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Chicano Studies Research Center - Content

By Michael Stone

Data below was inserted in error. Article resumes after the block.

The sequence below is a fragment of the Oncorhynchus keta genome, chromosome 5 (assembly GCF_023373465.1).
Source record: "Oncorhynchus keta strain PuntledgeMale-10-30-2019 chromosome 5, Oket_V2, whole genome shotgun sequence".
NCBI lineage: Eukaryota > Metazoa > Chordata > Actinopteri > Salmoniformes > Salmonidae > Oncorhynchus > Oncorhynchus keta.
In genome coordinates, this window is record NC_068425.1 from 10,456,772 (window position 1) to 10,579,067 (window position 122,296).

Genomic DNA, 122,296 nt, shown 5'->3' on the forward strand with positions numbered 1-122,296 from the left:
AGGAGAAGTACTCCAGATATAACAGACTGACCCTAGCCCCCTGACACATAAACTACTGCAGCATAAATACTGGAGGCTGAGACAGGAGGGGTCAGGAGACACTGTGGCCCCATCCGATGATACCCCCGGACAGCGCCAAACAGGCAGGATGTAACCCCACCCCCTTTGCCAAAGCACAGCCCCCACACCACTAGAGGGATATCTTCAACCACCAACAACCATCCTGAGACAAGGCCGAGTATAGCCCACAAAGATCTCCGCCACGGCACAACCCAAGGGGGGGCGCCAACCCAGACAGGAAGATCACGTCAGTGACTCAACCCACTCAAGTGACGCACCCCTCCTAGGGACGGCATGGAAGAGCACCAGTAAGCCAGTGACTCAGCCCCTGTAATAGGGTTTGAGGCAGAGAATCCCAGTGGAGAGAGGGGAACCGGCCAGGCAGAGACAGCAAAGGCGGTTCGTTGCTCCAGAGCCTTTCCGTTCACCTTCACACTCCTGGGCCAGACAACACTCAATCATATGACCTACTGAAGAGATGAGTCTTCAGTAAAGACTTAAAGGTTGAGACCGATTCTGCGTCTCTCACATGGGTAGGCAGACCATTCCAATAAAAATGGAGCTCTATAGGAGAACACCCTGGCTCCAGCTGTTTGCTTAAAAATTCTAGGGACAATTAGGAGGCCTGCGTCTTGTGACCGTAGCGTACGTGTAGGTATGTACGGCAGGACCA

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The UCLA Chicano Studies Research Center (CSRC) was founded in 1969 with a commitment to foster multidisciplinary research efforts as part of the land grant mission of the University of California . That mission states that University of California research needs to be in the service of the state and that it must maintain a presence in the local community. The CSRC serves the entire campus and supports faculty and students in the social sciences, life sciences, humanities, and the professional schools. Its research addresses the growing Chicano and Latino population, which now constitutes nearly one-third of California and one-half of Los Angeles, but continues to have disproportionately low access to higher education. Given its campus- and community-wide mandate, the CSRC reports directly to the Office of the Chancellor at UCLA. The CSRC also forms part of the Inter-University Program for Latino Research (IUPLR), a consortium of Latino research centers located at sixteen institutions in the United States. The CSRC houses a library and special collections archive, an academic press, research projects, community-based partnerships, two competitive grant/fellowship programs, and the Los Tigres del Norte Fund. It is also the host of a new book series on Latina/o artists titled A Ver: Revisioning Art History. Since the 1970s, the CSRC holds six "institutional FTE" or faculty positions that are placed on loan to departments. These positions were originally designed to increase the center's research capacity, but also to allow the center to serve as a vital force across campus for diversifying the curriculum and the faculty.